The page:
Our study has several limitations. The first is the absence of information on site and survival. However, 10-year survival for patients with SSM and NM is the same when tumor thickness is considered.33 Second, pathologic test results were not uniformly reviewed before coding by local SEER registries, similar to the way data were recorded in the Victorian Cancer Registry.4 The findings of Chamberlain and colleagues from another database in which histopathologic review of all cases was performed by a single expert dermatopathologist were actually similar to those of the Victorian Cancer Registry. Notably, the proportion of thick and nodular tumors was consistent between the current study and the study conducted in Victoria, indicating the reproducibility and biological significance of our study. Ideally, future studies should incorporate the verification of histologic coding.
Third, in the early 1990s, reports from state and SEER registries34-37 found increased underreporting because population-based registries were not recording all cases from outside the hospital setting. To our knowledge, no studies have reported differences in tumor thickness, as a result of new reporting, but we cannot determine if modest improvements in tumor thickness, found in this study, reflect actual changes or variations that result from changes in obtaining new non–hospital-based cases. Tumor histologic findings remained relatively consistent during the 12 years of study. In regard to the nodular histologic data, a possibility of a bias exists, in the more recent period, toward NM being read as other types. However, no changes occurred in median thickness of NMs between the early (1988-1991) and late periods (1996-1999). Finally, 32% of recorded melanomas were melanoma NOS. Interestingly, the distribution and median thickness of melanoma NOS are far closer to those of SSM than to NM. This remained so for the 12 years of the study. Although this suggests a high representation of SSM in the NOS group, histologic type is likely to be represented in the unknown group in a nonbiased way.
In conclusion, apparently the current ABCD of melanoma, the core of the early-detection educational programs, may not suffice to permit the early detection of NM. A recent review by Abbasi et al38 recommended that ABCD be expanded to ABCDE to emphasize the significance of evolving pigmented lesions. Although we do not know the exact differences between early and late NMs, we must focus our efforts on identifying pathways that will lead to their early detection and/or understanding the molecular alterations involved in aggressive biological behavior (ie, dysregulation of apoptosis, BRAF mutations, or loss of p16 expression). Meanwhile, since SSMs are being detected earlier, ensuring that dermatologists perform total skin examinations will be relevant because physician detection is associated with thinner melanomas.39-41 Teaching about skin self-examination will be critical as melanomas appear to be self-detected in most cases.41,42 Targeting our screening efforts to those with risk factors for melanoma (eg, older age, presence of solar [actinic] keratoses, nonmelanoma skin cancer, history of nevi [large number of nevi or clinically atypical nevi], and family history of melanoma) will also continue to be important. For example, it is apparent that targeting of middle-aged and older men is warranted. This observation has been supported by the Institute of Medicine, which conceded that “clinicians and patients should continue to be alert to the common signs of skin cancer—with a particular emphasis on older white males and on melanoma.”43(p62) Finally, as we gain greater understanding of melanoma carcinogenesis and molecular alterations leading to the development of biologically aggressive thick melanomas, other strategies such as chemoprevention44 may play a role in reducing the risk of developing thick melanoma and decreasing mortality from melanoma.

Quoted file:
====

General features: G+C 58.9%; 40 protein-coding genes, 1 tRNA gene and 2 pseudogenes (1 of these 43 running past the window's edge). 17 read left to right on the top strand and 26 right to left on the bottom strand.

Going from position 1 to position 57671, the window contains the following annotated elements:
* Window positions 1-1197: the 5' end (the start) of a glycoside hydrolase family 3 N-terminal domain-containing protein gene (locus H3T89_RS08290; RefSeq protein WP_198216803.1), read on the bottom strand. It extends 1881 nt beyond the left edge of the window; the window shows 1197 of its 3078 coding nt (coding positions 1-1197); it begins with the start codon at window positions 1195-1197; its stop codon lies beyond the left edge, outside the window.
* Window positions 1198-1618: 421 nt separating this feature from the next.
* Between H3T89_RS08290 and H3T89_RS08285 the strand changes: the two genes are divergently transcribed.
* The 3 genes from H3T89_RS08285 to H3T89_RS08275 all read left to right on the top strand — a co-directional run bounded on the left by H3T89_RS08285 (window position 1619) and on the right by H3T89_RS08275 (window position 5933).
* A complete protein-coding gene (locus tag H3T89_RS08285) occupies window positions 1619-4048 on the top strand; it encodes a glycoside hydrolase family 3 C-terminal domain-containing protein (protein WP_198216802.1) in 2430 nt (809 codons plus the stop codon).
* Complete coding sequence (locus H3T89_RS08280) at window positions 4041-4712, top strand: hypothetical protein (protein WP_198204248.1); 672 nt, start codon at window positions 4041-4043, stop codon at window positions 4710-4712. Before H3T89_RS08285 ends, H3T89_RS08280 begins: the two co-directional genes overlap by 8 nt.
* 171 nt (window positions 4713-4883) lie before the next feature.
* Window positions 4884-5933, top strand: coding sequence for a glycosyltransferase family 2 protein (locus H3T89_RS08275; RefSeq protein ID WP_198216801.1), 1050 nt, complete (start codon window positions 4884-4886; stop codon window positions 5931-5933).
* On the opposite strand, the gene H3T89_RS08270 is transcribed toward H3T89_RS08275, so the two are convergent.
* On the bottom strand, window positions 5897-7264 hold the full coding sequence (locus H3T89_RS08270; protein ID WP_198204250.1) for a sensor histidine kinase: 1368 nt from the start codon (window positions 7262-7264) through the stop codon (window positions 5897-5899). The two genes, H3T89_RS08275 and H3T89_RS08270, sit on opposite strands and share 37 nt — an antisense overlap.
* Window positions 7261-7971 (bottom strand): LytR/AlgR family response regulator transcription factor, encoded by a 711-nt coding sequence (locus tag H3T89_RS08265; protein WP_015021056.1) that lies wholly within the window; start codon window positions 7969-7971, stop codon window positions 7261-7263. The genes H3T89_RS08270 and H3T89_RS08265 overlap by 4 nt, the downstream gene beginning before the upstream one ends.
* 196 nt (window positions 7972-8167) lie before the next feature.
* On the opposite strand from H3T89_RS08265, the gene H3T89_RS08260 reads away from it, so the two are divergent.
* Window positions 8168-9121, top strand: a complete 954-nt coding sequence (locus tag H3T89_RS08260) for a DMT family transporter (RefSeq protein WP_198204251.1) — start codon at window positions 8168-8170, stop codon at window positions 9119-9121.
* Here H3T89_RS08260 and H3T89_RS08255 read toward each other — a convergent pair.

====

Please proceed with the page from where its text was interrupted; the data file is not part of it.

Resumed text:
Correspondence: Marie-France Demierre, MD, FRCPC, Department of Dermatology and Medicine, Boston University School of Medicine, Skin Oncology Program, Boston Medical Center, 720 Harrison Ave, DOB 801A, Boston, MA 02118 (email@example.com).
Accepted for Publication: February 17, 2005.
Previous Presentation: This study was presented as a poster at the Second International Melanoma Research Congress meeting “From Bench to Bedside”; November 15, 2004; Phoenix, Ariz.
Acknowledgment: We are indebted to H. Randolph Byers, MD, PhD, for his critical review of the manuscript.
Financial Disclosure: None.